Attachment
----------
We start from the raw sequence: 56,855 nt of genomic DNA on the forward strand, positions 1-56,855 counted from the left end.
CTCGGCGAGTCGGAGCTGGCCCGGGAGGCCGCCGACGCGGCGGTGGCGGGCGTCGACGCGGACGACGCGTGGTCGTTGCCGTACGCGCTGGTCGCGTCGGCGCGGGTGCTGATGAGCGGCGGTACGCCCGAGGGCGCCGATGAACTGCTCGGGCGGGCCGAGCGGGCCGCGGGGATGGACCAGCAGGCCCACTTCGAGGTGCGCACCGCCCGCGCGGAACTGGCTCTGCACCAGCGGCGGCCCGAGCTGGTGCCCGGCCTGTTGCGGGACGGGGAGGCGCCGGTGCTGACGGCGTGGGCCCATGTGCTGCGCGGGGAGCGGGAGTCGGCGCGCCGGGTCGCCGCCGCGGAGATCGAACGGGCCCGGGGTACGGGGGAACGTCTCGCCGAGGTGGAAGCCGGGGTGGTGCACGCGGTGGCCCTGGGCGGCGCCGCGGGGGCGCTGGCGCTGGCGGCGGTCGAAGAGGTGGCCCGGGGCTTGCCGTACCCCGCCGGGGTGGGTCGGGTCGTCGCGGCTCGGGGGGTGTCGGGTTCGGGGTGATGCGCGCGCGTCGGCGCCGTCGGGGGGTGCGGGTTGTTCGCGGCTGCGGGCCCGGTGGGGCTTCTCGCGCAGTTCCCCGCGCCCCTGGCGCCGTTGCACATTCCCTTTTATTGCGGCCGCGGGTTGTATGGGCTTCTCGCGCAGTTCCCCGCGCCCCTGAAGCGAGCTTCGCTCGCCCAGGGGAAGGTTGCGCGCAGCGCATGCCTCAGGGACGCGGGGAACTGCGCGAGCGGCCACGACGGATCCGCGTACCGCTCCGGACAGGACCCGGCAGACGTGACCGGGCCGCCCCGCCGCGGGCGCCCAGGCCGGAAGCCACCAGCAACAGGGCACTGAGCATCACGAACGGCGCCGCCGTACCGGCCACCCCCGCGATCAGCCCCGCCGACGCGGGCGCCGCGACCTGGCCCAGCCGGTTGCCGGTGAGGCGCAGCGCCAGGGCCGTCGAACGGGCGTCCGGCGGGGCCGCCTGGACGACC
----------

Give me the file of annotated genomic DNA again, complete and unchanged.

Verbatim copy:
We start from the raw sequence: 56,855 nt of genomic DNA on the forward strand, positions 1-56,855 counted from the left end.
CTCGGCGAGTCGGAGCTGGCCCGGGAGGCCGCCGACGCGGCGGTGGCGGGCGTCGACGCGGACGACGCGTGGTCGTTGCCGTACGCGCTGGTCGCGTCGGCGCGGGTGCTGATGAGCGGCGGTACGCCCGAGGGCGCCGATGAACTGCTCGGGCGGGCCGAGCGGGCCGCGGGGATGGACCAGCAGGCCCACTTCGAGGTGCGCACCGCCCGCGCGGAACTGGCTCTGCACCAGCGGCGGCCCGAGCTGGTGCCCGGCCTGTTGCGGGACGGGGAGGCGCCGGTGCTGACGGCGTGGGCCCATGTGCTGCGCGGGGAGCGGGAGTCGGCGCGCCGGGTCGCCGCCGCGGAGATCGAACGGGCCCGGGGTACGGGGGAACGTCTCGCCGAGGTGGAAGCCGGGGTGGTGCACGCGGTGGCCCTGGGCGGCGCCGCGGGGGCGCTGGCGCTGGCGGCGGTCGAAGAGGTGGCCCGGGGCTTGCCGTACCCCGCCGGGGTGGGTCGGGTCGTCGCGGCTCGGGGGGTGTCGGGTTCGGGGTGATGCGCGCGCGTCGGCGCCGTCGGGGGGTGCGGGTTGTTCGCGGCTGCGGGCCCGGTGGGGCTTCTCGCGCAGTTCCCCGCGCCCCTGGCGCCGTTGCACATTCCCTTTTATTGCGGCCGCGGGTTGTATGGGCTTCTCGCGCAGTTCCCCGCGCCCCTGAAGCGAGCTTCGCTCGCCCAGGGGAAGGTTGCGCGCAGCGCATGCCTCAGGGACGCGGGGAACTGCGCGAGCGGCCACGACGGATCCGCGTACCGCTCCGGACAGGACCCGGCAGACGTGACCGGGCCGCCCCGCCGCGGGCGCCCAGGCCGGAAGCCACCAGCAACAGGGCACTGAGCATCACGAACGGCGCCGCCGTACCGGCCACCCCCGCGATCAGCCCCGCCGACGCGGGCGCCGCGACCTGGCCCAGCCGGTTGCCGGTGAGGCGCAGCGCCAGGGCCGTCGAACGGGCGTCCGGCGGGGCCGCCTGGACGACC